Conventional wisdom in private equity has often gone like this: Performance persists across funds for the same partnership.
But the view over the last years is mixed. One 2014 study found that post-2000, there was “little evidence of persistence for buyout funds, except at the lower end of the performance distribution.”
The question was addressed again recently at A Roundtable Sponsored by the Notre Dame Institute for Global Investing and the Private Capital Research Institute. Here a group of limited partners, academics and general partners met to share their thoughts on performance and persistence in private equity investments.
Their conclusion: “the once robust persistence of performance across buyout funds has weakened, along the historical outperformance of private equity relative to the private markets.”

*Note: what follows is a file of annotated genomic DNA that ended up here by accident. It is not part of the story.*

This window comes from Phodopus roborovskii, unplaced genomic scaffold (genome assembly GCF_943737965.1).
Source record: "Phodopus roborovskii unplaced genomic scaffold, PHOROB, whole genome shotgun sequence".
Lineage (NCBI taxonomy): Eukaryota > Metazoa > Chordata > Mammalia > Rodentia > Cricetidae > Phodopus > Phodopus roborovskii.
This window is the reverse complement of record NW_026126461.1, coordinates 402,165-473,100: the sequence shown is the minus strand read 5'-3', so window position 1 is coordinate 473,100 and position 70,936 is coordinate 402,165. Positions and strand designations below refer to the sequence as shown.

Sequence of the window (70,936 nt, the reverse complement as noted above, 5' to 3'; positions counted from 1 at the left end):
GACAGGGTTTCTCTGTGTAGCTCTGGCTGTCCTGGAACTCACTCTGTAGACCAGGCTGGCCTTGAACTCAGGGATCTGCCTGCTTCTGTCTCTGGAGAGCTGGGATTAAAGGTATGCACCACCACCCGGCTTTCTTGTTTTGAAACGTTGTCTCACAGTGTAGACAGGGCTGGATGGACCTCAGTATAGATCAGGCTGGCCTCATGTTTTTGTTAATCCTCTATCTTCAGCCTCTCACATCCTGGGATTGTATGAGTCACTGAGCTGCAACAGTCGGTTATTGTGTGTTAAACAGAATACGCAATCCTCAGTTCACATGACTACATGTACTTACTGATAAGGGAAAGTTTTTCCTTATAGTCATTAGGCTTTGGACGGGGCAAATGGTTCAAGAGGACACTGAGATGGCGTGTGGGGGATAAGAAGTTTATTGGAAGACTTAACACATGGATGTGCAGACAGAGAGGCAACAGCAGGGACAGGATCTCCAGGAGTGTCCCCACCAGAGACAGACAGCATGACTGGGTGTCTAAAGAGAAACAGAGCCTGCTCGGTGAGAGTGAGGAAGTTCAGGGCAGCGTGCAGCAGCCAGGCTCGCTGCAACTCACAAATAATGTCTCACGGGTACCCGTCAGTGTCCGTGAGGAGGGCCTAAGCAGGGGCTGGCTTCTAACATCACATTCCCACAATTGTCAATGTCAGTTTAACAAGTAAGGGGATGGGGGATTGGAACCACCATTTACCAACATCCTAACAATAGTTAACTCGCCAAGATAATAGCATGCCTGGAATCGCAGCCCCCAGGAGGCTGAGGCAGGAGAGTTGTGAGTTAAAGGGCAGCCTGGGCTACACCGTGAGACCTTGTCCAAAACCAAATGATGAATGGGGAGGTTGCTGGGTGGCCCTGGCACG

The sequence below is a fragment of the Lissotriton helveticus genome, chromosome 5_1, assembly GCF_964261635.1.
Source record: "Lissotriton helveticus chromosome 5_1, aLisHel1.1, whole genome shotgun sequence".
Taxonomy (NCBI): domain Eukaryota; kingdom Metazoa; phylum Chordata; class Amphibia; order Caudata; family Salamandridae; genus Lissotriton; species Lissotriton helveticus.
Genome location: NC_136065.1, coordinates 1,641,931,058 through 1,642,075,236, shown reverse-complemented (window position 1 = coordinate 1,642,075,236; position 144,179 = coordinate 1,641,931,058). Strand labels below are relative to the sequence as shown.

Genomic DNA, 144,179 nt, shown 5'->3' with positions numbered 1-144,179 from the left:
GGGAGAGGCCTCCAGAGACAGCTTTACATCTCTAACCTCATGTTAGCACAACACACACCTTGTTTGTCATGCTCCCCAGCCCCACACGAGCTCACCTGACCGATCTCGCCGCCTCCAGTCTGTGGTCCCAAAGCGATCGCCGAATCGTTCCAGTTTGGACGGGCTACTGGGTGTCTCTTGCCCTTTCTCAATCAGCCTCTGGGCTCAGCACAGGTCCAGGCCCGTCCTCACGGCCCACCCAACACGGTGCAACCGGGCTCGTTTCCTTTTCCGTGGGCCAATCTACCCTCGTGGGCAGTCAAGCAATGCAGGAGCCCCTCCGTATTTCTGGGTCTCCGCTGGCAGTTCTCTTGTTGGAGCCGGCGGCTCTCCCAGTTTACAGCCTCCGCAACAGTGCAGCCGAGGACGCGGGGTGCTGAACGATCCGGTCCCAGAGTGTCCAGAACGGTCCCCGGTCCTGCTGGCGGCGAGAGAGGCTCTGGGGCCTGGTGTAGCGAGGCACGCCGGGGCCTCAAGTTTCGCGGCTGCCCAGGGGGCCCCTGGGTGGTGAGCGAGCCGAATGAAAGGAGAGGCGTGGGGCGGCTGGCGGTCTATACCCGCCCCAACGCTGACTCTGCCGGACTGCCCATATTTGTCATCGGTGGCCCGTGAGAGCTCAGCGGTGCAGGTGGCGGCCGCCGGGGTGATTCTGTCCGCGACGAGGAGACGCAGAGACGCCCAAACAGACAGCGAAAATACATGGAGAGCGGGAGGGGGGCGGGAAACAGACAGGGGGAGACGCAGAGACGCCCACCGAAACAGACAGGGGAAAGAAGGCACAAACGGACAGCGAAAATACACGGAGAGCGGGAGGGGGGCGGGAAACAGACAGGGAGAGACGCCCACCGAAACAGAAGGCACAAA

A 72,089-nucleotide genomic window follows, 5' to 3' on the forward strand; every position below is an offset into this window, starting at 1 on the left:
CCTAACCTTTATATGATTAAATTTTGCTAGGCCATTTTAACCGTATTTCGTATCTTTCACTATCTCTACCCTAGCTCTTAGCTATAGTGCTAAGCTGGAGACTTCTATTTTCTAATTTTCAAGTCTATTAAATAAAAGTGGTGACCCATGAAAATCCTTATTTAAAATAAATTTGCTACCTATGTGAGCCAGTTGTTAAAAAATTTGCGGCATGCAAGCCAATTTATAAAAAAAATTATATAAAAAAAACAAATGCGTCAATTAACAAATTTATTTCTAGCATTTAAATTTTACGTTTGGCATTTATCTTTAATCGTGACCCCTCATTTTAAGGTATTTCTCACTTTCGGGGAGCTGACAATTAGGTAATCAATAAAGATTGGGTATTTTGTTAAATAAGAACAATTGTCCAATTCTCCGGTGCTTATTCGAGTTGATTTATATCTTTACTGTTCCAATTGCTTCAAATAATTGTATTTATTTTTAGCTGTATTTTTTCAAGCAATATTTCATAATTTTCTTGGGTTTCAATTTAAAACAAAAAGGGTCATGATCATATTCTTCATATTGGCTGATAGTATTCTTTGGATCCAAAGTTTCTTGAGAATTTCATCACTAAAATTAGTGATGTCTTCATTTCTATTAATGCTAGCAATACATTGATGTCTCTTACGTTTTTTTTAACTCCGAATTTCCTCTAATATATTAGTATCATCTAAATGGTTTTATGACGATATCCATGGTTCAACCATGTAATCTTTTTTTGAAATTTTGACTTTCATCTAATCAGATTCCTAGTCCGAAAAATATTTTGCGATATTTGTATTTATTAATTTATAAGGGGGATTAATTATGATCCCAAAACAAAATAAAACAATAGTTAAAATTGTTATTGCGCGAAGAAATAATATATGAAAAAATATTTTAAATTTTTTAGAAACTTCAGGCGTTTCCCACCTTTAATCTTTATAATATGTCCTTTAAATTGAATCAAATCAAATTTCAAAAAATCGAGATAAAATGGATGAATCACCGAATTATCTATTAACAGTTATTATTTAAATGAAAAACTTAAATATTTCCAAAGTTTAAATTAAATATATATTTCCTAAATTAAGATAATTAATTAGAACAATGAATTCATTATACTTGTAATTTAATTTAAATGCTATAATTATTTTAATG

But what does this finding mean in terms of various important inputs, factors like: approaches employed in selecting fund managers, factors influencing performance in the current environment, industry trends and performance benchmarks, comparisons between venture and buyout investing, alignment issues, and the importance of culture?
I asked Dr. Josh Lerner, Chair of the Entrepreneurial Management Unit and the Schiff Professor of Investment Banking at Harvard Business School. He also serves as Director of the Private Capital Research Institute, a nonprofit devoted to encouraging access to data and research about venture capital and private equity.
More honors: Josh is Vice-chair of the World Economic Forum’s Global Agenda Council on the Future of Investing and was named one of the 100 most influential people in private equity over the past decade and one of the ten most influential academics in the institutional investing world.